Some of you may wonder how is it posibble to get regular and sustained movement. The answer is play!
But who’s your coach gonna be? The answer is your dog!
Dogs understand that play is fun. They also understand that real play begins in the body and involves movement.
We will never get to a healthy weight without understanding that, in many important ways, humans are animals. Our minds might enjoy “playing” computer games. But millions of years of human evolution have created a body that loves to express itself through exuberant movement. Kids know this. Many adults forget.
Some adults make the mistake of trying to over-organize play. That’s why fitness programs become dull, repetitive, over-measured, soulless, or bound up by teams and rules. Your dog isn’t buying it.
If it’s fun, you’ll do it more. Walking with your dog is fun for both of you, especially if you mix it up and respond to your dog’s naturally playful spirit.
The play master: Frank Forencich’s dog Mojo
One of Weight Waggers’ favorite writers is Frank Forencich. He has a degree in human biology from Stanford and has taught martial arts and functional movement for 25 years.
But he’s not too proud to learn from his dog.
Here are a few excerpts from his fascinating and original book Exuberant Animal: The Power of Health, Play and Joyful Movement. Weight Waggers recommends the entire book.
Play includes varied movement
Forencich urges people to avoid the overly determined approach:
“My dog’s name is Mojo…. His fitness program is truly amateurish…. He violates all the rules. When he exercises, he doesn’t warm up or cool down. He doesn’t check his heart rate and he never measures his body fat percentage….. He doesn’t keep a spreadsheet and he never bothers to log his progress. He has no performance objectives….
There’s no sense of discipline to his method. When he goes out on the trail, he sets whatever pace he wants…. On some days he walks, some days he does wind sprints, some days he goes swimming….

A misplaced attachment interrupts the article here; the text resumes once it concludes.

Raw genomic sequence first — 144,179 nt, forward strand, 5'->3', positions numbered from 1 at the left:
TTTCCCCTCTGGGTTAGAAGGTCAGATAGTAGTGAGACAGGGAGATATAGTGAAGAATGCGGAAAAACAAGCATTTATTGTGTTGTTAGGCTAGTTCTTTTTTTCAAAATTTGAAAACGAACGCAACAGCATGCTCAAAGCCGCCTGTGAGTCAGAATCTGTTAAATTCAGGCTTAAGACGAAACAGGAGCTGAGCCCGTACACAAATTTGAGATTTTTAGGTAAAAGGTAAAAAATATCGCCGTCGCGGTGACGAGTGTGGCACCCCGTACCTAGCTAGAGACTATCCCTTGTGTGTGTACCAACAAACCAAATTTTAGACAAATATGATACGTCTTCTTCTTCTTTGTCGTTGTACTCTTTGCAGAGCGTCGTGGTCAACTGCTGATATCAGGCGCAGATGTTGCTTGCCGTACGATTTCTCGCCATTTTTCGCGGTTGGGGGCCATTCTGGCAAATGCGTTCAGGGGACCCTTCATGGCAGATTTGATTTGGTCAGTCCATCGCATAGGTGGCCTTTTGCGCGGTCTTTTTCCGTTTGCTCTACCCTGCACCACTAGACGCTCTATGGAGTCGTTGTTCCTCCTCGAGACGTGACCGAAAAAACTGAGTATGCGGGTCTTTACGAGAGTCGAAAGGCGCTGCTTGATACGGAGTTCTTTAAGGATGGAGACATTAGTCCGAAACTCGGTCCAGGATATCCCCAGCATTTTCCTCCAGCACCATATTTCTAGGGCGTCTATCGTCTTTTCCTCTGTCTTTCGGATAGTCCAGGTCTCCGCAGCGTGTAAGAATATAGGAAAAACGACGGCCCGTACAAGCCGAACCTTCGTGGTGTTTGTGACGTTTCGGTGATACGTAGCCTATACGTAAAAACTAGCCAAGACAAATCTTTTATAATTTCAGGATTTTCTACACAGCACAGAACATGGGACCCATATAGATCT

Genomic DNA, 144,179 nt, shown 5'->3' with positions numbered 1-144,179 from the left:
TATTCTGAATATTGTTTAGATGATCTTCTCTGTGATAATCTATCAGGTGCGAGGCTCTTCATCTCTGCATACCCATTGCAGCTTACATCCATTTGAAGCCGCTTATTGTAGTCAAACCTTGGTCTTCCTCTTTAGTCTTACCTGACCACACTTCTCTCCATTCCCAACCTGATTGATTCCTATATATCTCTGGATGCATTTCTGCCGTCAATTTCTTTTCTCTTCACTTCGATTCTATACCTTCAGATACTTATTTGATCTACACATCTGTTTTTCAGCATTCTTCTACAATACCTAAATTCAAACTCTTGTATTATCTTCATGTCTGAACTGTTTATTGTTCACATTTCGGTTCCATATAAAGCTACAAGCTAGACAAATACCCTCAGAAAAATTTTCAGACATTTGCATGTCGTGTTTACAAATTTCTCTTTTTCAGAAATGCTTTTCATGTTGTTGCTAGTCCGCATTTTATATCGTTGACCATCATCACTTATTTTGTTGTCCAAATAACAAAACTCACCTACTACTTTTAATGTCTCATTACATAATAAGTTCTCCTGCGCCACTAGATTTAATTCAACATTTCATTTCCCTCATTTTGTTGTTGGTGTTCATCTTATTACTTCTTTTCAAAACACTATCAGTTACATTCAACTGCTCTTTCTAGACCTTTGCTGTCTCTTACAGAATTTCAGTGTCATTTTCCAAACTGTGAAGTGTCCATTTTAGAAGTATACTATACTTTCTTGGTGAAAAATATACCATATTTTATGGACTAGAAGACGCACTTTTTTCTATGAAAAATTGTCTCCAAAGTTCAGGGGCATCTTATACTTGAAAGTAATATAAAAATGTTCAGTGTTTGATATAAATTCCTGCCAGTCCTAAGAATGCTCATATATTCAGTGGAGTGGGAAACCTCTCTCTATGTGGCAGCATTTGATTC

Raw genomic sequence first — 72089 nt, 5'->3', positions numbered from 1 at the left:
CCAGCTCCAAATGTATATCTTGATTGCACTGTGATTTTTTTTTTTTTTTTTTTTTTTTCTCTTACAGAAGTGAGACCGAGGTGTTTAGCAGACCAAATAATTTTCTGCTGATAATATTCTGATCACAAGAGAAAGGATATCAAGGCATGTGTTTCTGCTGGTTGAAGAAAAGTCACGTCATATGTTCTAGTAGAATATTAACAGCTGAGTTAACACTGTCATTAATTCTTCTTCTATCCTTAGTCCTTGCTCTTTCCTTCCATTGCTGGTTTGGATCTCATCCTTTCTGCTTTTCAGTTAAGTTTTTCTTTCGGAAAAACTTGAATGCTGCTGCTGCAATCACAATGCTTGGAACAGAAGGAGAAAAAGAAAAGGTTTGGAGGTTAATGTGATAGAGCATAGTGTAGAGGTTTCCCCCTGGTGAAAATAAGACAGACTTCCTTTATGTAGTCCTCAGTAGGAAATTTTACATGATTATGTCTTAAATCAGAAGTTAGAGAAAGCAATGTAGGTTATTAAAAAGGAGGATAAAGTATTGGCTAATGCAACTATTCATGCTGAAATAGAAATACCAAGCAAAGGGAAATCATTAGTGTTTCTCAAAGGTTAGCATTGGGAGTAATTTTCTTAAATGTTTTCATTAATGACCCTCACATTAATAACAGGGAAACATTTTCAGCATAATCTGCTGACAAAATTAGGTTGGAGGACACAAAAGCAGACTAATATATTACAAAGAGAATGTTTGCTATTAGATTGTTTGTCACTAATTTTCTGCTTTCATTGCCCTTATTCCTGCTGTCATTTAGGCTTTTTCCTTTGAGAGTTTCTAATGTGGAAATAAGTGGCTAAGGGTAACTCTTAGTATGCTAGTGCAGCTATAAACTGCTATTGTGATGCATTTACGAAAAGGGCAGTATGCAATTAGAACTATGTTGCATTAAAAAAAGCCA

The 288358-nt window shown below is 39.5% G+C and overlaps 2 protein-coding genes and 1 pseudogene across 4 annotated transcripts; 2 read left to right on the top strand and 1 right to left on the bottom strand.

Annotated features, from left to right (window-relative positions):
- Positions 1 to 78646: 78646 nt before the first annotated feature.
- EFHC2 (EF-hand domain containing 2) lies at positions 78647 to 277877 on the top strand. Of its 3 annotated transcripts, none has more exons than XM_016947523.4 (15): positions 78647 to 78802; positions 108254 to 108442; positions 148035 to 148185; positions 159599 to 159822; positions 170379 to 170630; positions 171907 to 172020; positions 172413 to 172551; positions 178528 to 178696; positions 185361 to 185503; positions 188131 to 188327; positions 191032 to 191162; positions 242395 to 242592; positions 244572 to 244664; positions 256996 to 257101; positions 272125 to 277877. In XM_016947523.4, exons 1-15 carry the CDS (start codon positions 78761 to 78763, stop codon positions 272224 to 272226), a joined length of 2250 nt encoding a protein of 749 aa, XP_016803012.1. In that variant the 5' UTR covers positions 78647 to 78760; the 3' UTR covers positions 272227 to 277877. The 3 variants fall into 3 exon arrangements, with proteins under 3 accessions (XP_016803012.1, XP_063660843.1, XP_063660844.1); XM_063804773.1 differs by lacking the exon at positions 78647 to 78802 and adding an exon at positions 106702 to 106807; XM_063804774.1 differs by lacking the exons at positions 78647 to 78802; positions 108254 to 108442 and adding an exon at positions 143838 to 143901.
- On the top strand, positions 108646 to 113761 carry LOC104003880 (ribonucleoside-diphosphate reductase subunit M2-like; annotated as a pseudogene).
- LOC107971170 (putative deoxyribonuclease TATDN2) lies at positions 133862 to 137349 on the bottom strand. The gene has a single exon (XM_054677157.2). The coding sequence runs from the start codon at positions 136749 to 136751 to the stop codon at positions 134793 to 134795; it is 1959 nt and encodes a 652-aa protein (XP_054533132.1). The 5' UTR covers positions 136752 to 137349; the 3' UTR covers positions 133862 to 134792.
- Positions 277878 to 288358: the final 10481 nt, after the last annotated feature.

Not only that, Mojo is completely apathetic about competition…. If he gets tired, he rests. If he gets hot, he seeks out shade. If his paw hurts, he slows down.
According to everything I read in the fitness and sports medicine press, Mojo out to get in terrrible condition…. But no, it’s not like that at all…. He’s got great muscle tone and a slender waist.
He does adhere to one basic rule. That is, he tries to get moderate to vigorous activity on most days of the week. That’s it. Aside from his obvious preoccupation with play and pleasure, this is his only rule for fitness. “(p. 232-233)
Real play begins in the body and involves movement
In 2004, Forencich interviewed his dog, Mojo, one of the “preeminent voices in the field of play philosophy” who has won “numerous awards for his work in the field of cross-species play.”
Forencich: So what about humans then? Do they play too?
Mojo: Well I assume they do, but it’s really hard to tell sometimes. They aren’t like other animals, that’s for certain. Sometimes aney run and jump like normal critters, but a lot of them just sit there, for hours on end, hardly doing anything at all. I worry about them….
You humans are so dense sometimes. The point is that play begins in the body and that it involves movement…. All other forms come from that. You might say that you’re playing in some other way, but if you’re not moving your body, you’re missing out. You might be playing with all of your objects and tools and and sounds that you make, but if you don’t actually move, you’re missing the best part. (p. 209-212)